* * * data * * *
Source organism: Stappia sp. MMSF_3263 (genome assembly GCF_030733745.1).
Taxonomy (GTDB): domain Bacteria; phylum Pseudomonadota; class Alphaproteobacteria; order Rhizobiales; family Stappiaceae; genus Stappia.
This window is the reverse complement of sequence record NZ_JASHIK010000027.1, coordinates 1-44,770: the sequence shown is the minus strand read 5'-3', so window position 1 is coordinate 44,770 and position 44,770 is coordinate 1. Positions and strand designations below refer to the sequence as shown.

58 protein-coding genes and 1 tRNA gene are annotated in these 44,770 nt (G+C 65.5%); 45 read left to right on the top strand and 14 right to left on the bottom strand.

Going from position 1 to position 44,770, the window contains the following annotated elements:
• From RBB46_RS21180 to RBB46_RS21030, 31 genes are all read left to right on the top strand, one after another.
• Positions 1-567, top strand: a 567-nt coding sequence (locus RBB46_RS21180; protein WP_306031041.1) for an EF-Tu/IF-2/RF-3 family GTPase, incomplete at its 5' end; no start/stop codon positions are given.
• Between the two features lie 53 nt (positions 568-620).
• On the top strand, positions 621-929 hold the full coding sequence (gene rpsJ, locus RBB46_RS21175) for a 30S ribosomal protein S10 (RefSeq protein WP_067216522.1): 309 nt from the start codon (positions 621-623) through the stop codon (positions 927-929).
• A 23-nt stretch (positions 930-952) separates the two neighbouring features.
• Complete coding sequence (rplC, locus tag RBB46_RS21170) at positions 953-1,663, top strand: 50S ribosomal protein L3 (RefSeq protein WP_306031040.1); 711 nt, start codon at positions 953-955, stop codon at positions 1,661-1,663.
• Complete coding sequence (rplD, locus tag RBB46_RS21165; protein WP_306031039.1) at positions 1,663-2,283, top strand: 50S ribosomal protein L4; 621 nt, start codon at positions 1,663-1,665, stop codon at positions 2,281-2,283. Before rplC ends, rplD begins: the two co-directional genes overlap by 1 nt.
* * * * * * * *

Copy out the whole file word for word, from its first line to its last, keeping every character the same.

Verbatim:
Source organism: Stappia sp. MMSF_3263 (genome assembly GCF_030733745.1).
Taxonomy (GTDB): domain Bacteria; phylum Pseudomonadota; class Alphaproteobacteria; order Rhizobiales; family Stappiaceae; genus Stappia.
This window is the reverse complement of sequence record NZ_JASHIK010000027.1, coordinates 1-44,770: the sequence shown is the minus strand read 5'-3', so window position 1 is coordinate 44,770 and position 44,770 is coordinate 1. Positions and strand designations below refer to the sequence as shown.

58 protein-coding genes and 1 tRNA gene are annotated in these 44,770 nt (G+C 65.5%); 45 read left to right on the top strand and 14 right to left on the bottom strand.

Going from position 1 to position 44,770, the window contains the following annotated elements:
• From RBB46_RS21180 to RBB46_RS21030, 31 genes are all read left to right on the top strand, one after another.
• Positions 1-567, top strand: a 567-nt coding sequence (locus RBB46_RS21180; protein WP_306031041.1) for an EF-Tu/IF-2/RF-3 family GTPase, incomplete at its 5' end; no start/stop codon positions are given.
• Between the two features lie 53 nt (positions 568-620).
• On the top strand, positions 621-929 hold the full coding sequence (gene rpsJ, locus RBB46_RS21175) for a 30S ribosomal protein S10 (RefSeq protein WP_067216522.1): 309 nt from the start codon (positions 621-623) through the stop codon (positions 927-929).
• A 23-nt stretch (positions 930-952) separates the two neighbouring features.
• Complete coding sequence (rplC, locus tag RBB46_RS21170) at positions 953-1,663, top strand: 50S ribosomal protein L3 (RefSeq protein WP_306031040.1); 711 nt, start codon at positions 953-955, stop codon at positions 1,661-1,663.
• Complete coding sequence (rplD, locus tag RBB46_RS21165; protein WP_306031039.1) at positions 1,663-2,283, top strand: 50S ribosomal protein L4; 621 nt, start codon at positions 1,663-1,665, stop codon at positions 2,281-2,283. Before rplC ends, rplD begins: the two co-directional genes overlap by 1 nt.